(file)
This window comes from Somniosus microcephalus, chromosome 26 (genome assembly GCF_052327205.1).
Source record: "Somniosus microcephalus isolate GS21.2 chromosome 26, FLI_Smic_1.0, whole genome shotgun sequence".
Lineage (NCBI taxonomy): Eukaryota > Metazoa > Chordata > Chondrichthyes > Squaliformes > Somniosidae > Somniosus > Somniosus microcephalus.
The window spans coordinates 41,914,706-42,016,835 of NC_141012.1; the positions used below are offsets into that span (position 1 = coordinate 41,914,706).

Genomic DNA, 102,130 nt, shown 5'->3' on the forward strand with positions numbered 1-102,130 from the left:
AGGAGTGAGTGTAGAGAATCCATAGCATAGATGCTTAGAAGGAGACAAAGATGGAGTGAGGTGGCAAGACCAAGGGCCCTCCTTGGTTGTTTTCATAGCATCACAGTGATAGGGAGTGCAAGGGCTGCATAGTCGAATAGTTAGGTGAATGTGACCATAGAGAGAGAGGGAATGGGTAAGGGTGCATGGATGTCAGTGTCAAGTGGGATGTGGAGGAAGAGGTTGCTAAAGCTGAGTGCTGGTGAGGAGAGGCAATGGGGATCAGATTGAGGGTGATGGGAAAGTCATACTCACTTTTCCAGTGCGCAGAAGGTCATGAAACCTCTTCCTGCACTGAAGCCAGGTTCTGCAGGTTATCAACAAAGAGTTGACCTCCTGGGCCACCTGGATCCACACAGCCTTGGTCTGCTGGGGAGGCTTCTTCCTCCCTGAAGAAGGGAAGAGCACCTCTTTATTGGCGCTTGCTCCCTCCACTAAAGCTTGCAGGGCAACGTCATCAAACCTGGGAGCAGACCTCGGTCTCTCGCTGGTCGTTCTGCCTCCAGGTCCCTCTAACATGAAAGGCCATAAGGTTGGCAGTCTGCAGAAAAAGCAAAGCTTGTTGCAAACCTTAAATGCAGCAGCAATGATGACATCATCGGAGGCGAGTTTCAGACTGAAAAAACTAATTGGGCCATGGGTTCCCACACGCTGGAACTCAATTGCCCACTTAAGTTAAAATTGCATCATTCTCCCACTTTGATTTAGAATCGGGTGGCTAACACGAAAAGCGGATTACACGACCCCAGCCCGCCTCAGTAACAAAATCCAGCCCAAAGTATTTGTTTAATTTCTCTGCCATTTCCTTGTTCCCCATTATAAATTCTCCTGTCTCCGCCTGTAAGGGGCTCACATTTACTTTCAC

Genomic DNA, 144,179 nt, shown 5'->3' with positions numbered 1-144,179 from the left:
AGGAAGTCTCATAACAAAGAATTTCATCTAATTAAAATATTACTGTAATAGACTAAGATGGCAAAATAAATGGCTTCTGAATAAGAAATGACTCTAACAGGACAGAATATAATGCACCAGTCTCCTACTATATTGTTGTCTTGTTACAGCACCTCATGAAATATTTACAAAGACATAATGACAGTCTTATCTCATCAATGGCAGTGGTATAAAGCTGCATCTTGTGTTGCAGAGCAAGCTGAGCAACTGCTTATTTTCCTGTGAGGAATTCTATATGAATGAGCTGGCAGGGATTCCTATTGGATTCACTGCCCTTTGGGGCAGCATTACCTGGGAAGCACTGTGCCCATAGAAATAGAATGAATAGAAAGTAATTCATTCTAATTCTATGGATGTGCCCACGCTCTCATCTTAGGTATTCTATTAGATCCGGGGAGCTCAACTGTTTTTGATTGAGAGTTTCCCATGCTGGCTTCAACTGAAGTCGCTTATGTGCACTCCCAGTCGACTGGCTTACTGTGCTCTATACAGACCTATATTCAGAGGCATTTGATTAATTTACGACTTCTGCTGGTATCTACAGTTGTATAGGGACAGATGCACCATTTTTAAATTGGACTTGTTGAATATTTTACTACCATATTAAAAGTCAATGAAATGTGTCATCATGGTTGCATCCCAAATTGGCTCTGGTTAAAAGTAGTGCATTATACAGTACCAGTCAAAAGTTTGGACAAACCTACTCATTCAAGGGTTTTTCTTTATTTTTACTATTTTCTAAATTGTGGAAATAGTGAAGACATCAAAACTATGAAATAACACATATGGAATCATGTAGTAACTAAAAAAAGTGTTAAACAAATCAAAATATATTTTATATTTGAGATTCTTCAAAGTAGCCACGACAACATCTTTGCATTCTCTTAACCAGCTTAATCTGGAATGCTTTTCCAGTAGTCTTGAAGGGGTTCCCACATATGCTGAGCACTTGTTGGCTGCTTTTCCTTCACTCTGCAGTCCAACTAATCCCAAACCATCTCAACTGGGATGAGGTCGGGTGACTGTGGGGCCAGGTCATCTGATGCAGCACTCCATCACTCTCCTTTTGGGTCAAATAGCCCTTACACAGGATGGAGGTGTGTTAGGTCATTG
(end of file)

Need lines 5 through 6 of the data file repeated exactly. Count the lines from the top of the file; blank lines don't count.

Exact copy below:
Genomic DNA, 102,130 nt, shown 5'->3' on the forward strand with positions numbered 1-102,130 from the left:
AGGAGTGAGTGTAGAGAATCCATAGCATAGATGCTTAGAAGGAGACAAAGATGGAGTGAGGTGGCAAGACCAAGGGCCCTCCTTGGTTGTTTTCATAGCATCACAGTGATAGGGAGTGCAAGGGCTGCATAGTCGAATAGTTAGGTGAATGTGACCATAGAGAGAGAGGGAATGGGTAAGGGTGCATGGATGTCAGTGTCAAGTGGGATGTGGAGGAAGAGGTTGCTAAAGCTGAGTGCTGGTGAGGAGAGGCAATGGGGATCAGATTGAGGGTGATGGGAAAGTCATACTCACTTTTCCAGTGCGCAGAAGGTCATGAAACCTCTTCCTGCACTGAAGCCAGGTTCTGCAGGTTATCAACAAAGAGTTGACCTCCTGGGCCACCTGGATCCACACAGCCTTGGTCTGCTGGGGAGGCTTCTTCCTCCCTGAAGAAGGGAAGAGCACCTCTTTATTGGCGCTTGCTCCCTCCACTAAAGCTTGCAGGGCAACGTCATCAAACCTGGGAGCAGACCTCGGTCTCTCGCTGGTCGTTCTGCCTCCAGGTCCCTCTAACATGAAAGGCCATAAGGTTGGCAGTCTGCAGAAAAAGCAAAGCTTGTTGCAAACCTTAAATGCAGCAGCAATGATGACATCATCGGAGGCGAGTTTCAGACTGAAAAAACTAATTGGGCCATGGGTTCCCACACGCTGGAACTCAATTGCCCACTTAAGTTAAAATTGCATCATTCTCCCACTTTGATTTAGAATCGGGTGGCTAACACGAAAAGCGGATTACACGACCCCAGCCCGCCTCAGTAACAAAATCCAGCCCAAAGTATTTGTTTAATTTCTCTGCCATTTCCTTGTTCCCCATTATAAATTCTCCTGTCTCCGCCTGTAAGGGGCTCACATTTACTTTCAC